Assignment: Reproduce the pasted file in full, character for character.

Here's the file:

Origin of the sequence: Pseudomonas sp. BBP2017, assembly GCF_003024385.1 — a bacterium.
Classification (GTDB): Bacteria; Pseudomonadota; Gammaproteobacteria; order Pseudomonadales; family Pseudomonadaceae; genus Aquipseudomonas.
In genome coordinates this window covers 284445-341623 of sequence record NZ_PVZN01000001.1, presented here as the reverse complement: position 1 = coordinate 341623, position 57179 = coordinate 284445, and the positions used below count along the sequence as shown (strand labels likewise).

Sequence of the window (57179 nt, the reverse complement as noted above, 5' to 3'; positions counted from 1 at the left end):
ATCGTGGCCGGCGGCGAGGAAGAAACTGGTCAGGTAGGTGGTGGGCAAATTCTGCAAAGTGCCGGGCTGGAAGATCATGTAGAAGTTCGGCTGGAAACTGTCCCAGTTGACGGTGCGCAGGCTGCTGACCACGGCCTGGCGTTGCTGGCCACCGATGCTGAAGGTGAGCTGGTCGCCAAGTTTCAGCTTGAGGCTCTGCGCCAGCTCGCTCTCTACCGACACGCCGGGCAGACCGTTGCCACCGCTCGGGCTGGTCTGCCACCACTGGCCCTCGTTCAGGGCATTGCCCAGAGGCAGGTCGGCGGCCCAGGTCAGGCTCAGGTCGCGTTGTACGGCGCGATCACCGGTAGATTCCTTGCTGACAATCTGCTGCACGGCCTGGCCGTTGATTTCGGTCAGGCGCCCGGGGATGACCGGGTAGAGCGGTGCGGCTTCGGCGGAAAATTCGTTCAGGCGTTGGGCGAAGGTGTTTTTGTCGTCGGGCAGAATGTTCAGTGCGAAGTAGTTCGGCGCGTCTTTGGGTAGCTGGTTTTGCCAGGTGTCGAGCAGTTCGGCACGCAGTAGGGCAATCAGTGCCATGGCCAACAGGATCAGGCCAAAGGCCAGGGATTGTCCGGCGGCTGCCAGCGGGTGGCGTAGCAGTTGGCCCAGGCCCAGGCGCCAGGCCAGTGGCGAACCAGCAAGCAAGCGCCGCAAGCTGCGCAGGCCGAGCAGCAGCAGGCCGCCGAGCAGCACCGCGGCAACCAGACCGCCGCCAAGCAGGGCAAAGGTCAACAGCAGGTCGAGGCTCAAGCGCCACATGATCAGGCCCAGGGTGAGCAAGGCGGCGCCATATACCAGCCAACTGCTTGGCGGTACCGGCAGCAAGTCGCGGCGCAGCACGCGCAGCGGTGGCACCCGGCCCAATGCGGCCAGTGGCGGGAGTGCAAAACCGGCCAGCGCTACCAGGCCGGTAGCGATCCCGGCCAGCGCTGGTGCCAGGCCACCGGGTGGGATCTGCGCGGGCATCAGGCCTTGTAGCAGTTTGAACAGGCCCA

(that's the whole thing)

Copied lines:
Origin of the sequence: Pseudomonas sp. BBP2017, assembly GCF_003024385.1 — a bacterium.
Classification (GTDB): Bacteria; Pseudomonadota; Gammaproteobacteria; order Pseudomonadales; family Pseudomonadaceae; genus Aquipseudomonas.
In genome coordinates this window covers 284445-341623 of sequence record NZ_PVZN01000001.1, presented here as the reverse complement: position 1 = coordinate 341623, position 57179 = coordinate 284445, and the positions used below count along the sequence as shown (strand labels likewise).

Sequence of the window (57179 nt, the reverse complement as noted above, 5' to 3'; positions counted from 1 at the left end):
ATCGTGGCCGGCGGCGAGGAAGAAACTGGTCAGGTAGGTGGTGGGCAAATTCTGCAAAGTGCCGGGCTGGAAGATCATGTAGAAGTTCGGCTGGAAACTGTCCCAGTTGACGGTGCGCAGGCTGCTGACCACGGCCTGGCGTTGCTGGCCACCGATGCTGAAGGTGAGCTGGTCGCCAAGTTTCAGCTTGAGGCTCTGCGCCAGCTCGCTCTCTACCGACACGCCGGGCAGACCGTTGCCACCGCTCGGGCTGGTCTGCCACCACTGGCCCTCGTTCAGGGCATTGCCCAGAGGCAGGTCGGCGGCCCAGGTCAGGCTCAGGTCGCGTTGTACGGCGCGATCACCGGTAGATTCCTTGCTGACAATCTGCTGCACGGCCTGGCCGTTGATTTCGGTCAGGCGCCCGGGGATGACCGGGTAGAGCGGTGCGGCTTCGGCGGAAAATTCGTTCAGGCGTTGGGCGAAGGTGTTTTTGTCGTCGGGCAGAATGTTCAGTGCGAAGTAGTTCGGCGCGTCTTTGGGTAGCTGGTTTTGCCAGGTGTCGAGCAGTTCGGCACGCAGTAGGGCAATCAGTGCCATGGCCAACAGGATCAGGCCAAAGGCCAGGGATTGTCCGGCGGCTGCCAGCGGGTGGCGTAGCAGTTGGCCCAGGCCCAGGCGCCAGGCCAGTGGCGAACCAGCAAGCAAGCGCCGCAAGCTGCGCAGGCCGAGCAGCAGCAGGCCGCCGAGCAGCACCGCGGCAACCAGACCGCCGCCAAGCAGGGCAAAGGTCAACAGCAGGTCGAGGCTCAAGCGCCACATGATCAGGCCCAGGGTGAGCAAGGCGGCGCCATATACCAGCCAACTGCTTGGCGGTACCGGCAGCAAGTCGCGGCGCAGCACGCGCAGCGGTGGCACCCGGCCCAATGCGGCCAGTGGCGGGAGTGCAAAACCGGCCAGCGCTACCAGGCCGGTAGCGATCCCGGCCAGCGCTGGTGCCAGGCCACCGGGTGGGATCTGCGCGGGCATCAGGCCTTGTAGCAGTTTGAACAGGCCCA